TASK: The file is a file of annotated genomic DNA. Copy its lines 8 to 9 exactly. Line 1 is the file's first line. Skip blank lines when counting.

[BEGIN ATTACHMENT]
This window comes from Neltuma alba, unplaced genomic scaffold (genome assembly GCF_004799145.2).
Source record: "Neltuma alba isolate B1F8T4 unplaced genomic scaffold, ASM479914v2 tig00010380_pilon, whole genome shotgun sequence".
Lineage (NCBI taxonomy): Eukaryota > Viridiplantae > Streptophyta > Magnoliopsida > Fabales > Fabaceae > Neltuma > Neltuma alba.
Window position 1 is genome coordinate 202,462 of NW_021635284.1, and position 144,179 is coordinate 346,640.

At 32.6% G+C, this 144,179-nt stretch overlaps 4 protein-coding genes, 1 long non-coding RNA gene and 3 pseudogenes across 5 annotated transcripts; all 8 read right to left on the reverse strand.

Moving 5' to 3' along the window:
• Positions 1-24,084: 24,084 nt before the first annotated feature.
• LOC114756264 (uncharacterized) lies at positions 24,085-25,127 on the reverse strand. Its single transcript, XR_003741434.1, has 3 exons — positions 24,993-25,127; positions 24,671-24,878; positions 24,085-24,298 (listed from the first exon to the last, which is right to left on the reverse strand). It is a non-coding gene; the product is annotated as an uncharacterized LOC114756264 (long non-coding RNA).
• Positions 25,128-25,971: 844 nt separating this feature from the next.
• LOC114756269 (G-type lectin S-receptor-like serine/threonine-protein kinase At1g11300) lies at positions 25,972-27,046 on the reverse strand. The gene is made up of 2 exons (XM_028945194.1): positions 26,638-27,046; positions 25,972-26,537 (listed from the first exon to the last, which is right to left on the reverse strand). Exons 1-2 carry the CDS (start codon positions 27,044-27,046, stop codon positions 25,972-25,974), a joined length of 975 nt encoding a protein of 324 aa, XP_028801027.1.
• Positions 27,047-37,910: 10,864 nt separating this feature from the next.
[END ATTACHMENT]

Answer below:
• LOC114756264 (uncharacterized) lies at positions 24,085-25,127 on the reverse strand. Its single transcript, XR_003741434.1, has 3 exons — positions 24,993-25,127; positions 24,671-24,878; positions 24,085-24,298 (listed from the first exon to the last, which is right to left on the reverse strand). It is a non-coding gene; the product is annotated as an uncharacterized LOC114756264 (long non-coding RNA).
• Positions 25,128-25,971: 844 nt separating this feature from the next.